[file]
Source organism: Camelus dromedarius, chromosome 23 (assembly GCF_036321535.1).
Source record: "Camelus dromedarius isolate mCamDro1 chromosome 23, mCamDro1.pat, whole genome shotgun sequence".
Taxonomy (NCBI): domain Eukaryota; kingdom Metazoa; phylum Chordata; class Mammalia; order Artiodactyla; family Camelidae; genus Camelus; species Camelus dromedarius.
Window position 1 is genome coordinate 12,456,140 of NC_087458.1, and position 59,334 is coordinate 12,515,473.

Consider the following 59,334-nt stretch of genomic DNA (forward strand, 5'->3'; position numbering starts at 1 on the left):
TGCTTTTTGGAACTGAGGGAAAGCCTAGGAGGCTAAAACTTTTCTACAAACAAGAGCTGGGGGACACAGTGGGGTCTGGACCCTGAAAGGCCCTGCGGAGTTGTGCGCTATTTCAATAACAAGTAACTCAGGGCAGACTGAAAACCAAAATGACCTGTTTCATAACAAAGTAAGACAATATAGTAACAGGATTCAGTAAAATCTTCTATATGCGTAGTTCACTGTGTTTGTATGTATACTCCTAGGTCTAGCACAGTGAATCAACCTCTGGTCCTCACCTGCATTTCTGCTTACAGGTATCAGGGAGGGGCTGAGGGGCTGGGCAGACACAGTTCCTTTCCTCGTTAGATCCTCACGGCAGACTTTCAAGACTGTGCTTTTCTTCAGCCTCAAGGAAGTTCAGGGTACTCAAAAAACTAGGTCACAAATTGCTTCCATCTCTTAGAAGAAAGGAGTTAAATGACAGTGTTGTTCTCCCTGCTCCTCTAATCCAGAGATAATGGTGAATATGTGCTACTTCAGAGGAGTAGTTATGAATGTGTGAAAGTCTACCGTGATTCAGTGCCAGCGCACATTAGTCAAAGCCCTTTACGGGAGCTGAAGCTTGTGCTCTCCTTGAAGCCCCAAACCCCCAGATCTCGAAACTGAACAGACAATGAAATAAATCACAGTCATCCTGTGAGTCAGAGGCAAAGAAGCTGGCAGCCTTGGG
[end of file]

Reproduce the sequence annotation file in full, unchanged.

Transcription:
Source organism: Camelus dromedarius, chromosome 23 (assembly GCF_036321535.1).
Source record: "Camelus dromedarius isolate mCamDro1 chromosome 23, mCamDro1.pat, whole genome shotgun sequence".
Taxonomy (NCBI): domain Eukaryota; kingdom Metazoa; phylum Chordata; class Mammalia; order Artiodactyla; family Camelidae; genus Camelus; species Camelus dromedarius.
Window position 1 is genome coordinate 12,456,140 of NC_087458.1, and position 59,334 is coordinate 12,515,473.

Consider the following 59,334-nt stretch of genomic DNA (forward strand, 5'->3'; position numbering starts at 1 on the left):
TGCTTTTTGGAACTGAGGGAAAGCCTAGGAGGCTAAAACTTTTCTACAAACAAGAGCTGGGGGACACAGTGGGGTCTGGACCCTGAAAGGCCCTGCGGAGTTGTGCGCTATTTCAATAACAAGTAACTCAGGGCAGACTGAAAACCAAAATGACCTGTTTCATAACAAAGTAAGACAATATAGTAACAGGATTCAGTAAAATCTTCTATATGCGTAGTTCACTGTGTTTGTATGTATACTCCTAGGTCTAGCACAGTGAATCAACCTCTGGTCCTCACCTGCATTTCTGCTTACAGGTATCAGGGAGGGGCTGAGGGGCTGGGCAGACACAGTTCCTTTCCTCGTTAGATCCTCACGGCAGACTTTCAAGACTGTGCTTTTCTTCAGCCTCAAGGAAGTTCAGGGTACTCAAAAAACTAGGTCACAAATTGCTTCCATCTCTTAGAAGAAAGGAGTTAAATGACAGTGTTGTTCTCCCTGCTCCTCTAATCCAGAGATAATGGTGAATATGTGCTACTTCAGAGGAGTAGTTATGAATGTGTGAAAGTCTACCGTGATTCAGTGCCAGCGCACATTAGTCAAAGCCCTTTACGGGAGCTGAAGCTTGTGCTCTCCTTGAAGCCCCAAACCCCCAGATCTCGAAACTGAACAGACAATGAAATAAATCACAGTCATCCTGTGAGTCAGAGGCAAAGAAGCTGGCAGCCTTGGG